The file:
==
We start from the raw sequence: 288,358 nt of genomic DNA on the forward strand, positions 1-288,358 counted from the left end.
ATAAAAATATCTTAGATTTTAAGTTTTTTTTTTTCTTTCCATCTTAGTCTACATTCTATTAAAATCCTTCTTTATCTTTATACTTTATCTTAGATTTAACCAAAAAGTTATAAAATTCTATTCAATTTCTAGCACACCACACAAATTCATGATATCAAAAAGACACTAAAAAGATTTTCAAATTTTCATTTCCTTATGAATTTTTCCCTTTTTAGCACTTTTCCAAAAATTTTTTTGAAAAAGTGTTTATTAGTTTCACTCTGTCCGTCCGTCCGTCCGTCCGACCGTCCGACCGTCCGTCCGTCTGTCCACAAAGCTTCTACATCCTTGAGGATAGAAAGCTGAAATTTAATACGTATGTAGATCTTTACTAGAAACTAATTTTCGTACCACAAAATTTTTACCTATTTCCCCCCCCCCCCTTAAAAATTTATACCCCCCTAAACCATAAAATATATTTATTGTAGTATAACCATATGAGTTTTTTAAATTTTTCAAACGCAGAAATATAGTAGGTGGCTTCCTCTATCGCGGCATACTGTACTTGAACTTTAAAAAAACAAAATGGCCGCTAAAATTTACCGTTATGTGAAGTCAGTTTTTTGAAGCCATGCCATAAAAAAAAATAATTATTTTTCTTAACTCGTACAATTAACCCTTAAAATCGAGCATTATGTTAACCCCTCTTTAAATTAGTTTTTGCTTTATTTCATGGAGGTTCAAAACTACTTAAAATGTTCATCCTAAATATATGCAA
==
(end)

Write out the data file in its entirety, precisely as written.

We start from the raw sequence: 288,358 nt of genomic DNA on the forward strand, positions 1-288,358 counted from the left end.
ATAAAAATATCTTAGATTTTAAGTTTTTTTTTTTCTTTCCATCTTAGTCTACATTCTATTAAAATCCTTCTTTATCTTTATACTTTATCTTAGATTTAACCAAAAAGTTATAAAATTCTATTCAATTTCTAGCACACCACACAAATTCATGATATCAAAAAGACACTAAAAAGATTTTCAAATTTTCATTTCCTTATGAATTTTTCCCTTTTTAGCACTTTTCCAAAAATTTTTTTGAAAAAGTGTTTATTAGTTTCACTCTGTCCGTCCGTCCGTCCGTCCGACCGTCCGACCGTCCGTCCGTCTGTCCACAAAGCTTCTACATCCTTGAGGATAGAAAGCTGAAATTTAATACGTATGTAGATCTTTACTAGAAACTAATTTTCGTACCACAAAATTTTTACCTATTTCCCCCCCCCCCCTTAAAAATTTATACCCCCCTAAACCATAAAATATATTTATTGTAGTATAACCATATGAGTTTTTTAAATTTTTCAAACGCAGAAATATAGTAGGTGGCTTCCTCTATCGCGGCATACTGTACTTGAACTTTAAAAAAACAAAATGGCCGCTAAAATTTACCGTTATGTGAAGTCAGTTTTTTGAAGCCATGCCATAAAAAAAAATAATTATTTTTCTTAACTCGTACAATTAACCCTTAAAATCGAGCATTATGTTAACCCCTCTTTAAATTAGTTTTTGCTTTATTTCATGGAGGTTCAAAACTACTTAAAATGTTCATCCTAAATATATGCAA